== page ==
Basic Arithmetic
Beware New New Math?
Counting, memorizing digits/numbers.
Adding single digits (leading toward them memorizing all the combinations)
Adding double digits
Subtracting single digits
Subtracting double digits
Multiplying single digits (leading toward them memorizing all the combinations)
Multiplying double digits
Dividing by single digits
Fractions
Percentages
Some resources:

use physical objects (e.g. coins) when starting a new level

<http://whyslopes.com/Parent Center/Primary_School_Math.html>

Criss Cross Method of multiplying numbers on paper

NeST School uses Singapore Math http://en.wikipedia.org/wiki/Singapore_Math Although sometimes presented as an innovative new method, they are based primarily on timetested traditional mathematics instruction methods, and are written in English. They are frequently cited, in addition to Saxon Math, as a good alternative to standardsbased mathematics (New New Math) texts which frequently omit some or most standard arithmetic methods, or contain very little mathematical content despite very large textbooks and the need for expensive special retraining.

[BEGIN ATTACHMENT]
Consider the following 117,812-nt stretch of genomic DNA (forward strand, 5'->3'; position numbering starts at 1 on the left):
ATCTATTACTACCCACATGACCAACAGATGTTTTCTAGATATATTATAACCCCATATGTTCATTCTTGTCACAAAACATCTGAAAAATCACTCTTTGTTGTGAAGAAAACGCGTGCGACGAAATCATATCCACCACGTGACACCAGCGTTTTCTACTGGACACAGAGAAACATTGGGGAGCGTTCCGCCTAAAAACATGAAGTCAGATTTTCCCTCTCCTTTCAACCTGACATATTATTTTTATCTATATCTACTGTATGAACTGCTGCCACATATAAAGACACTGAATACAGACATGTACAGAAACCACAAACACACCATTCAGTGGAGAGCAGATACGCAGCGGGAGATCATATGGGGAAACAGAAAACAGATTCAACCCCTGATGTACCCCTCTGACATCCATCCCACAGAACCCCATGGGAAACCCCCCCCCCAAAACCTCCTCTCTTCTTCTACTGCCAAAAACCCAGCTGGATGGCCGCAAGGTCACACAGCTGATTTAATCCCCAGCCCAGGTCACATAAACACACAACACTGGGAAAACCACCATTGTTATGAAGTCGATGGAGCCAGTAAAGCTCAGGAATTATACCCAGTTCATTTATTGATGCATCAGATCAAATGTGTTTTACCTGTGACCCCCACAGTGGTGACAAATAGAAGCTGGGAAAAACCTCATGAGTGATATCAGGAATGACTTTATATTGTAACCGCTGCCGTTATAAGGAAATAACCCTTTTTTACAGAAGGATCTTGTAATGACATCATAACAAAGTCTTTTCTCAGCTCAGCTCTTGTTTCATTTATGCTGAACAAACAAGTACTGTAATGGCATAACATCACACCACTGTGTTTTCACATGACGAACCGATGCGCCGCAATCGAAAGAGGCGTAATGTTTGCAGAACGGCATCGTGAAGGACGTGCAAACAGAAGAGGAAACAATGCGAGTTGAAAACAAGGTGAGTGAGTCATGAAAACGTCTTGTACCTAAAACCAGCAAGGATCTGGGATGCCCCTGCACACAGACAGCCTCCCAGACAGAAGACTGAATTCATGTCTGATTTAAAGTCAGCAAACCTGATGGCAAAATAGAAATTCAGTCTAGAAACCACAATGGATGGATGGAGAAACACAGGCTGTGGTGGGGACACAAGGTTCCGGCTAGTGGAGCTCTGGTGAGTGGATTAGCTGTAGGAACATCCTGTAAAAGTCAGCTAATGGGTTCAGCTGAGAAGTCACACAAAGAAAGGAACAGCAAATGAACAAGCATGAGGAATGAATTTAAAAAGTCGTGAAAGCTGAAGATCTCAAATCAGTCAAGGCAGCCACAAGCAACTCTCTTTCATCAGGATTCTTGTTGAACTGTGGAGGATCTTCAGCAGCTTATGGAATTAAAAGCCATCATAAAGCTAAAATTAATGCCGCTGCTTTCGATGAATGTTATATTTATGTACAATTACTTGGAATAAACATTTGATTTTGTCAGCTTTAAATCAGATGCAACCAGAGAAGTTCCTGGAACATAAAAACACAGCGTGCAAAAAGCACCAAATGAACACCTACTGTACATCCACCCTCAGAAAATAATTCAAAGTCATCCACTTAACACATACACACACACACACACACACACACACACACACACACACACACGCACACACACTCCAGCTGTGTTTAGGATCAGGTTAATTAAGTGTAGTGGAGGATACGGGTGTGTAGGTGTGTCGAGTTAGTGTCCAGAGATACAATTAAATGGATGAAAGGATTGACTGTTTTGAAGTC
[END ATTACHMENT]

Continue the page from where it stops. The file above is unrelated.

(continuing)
Saxon Math http://en.wikipedia.org/wiki/Saxon_%28teaching_method%29  Newer editions typically split the day's work evenly between practicing the new material and reviewing old material. Its primary strength is in a steady review of all previous material, which is especially important to students who struggle with retaining the math they previously learned. In all books before Algebra 1/2 (the equivalent of a PreAlgebra book), the book is designed for the student to complete assorted mental math problems, learn a new mathematical concept, practice problems relating to that lesson, and solve a varied number of problems which include what the students learned today and in select previous lessons  all for one day's class. This daily cycle is interrupted for tests and additional topics. In the Algebra 1/2 book and all higher books in the series, the mental math is dropped, and tests are given more frequently.

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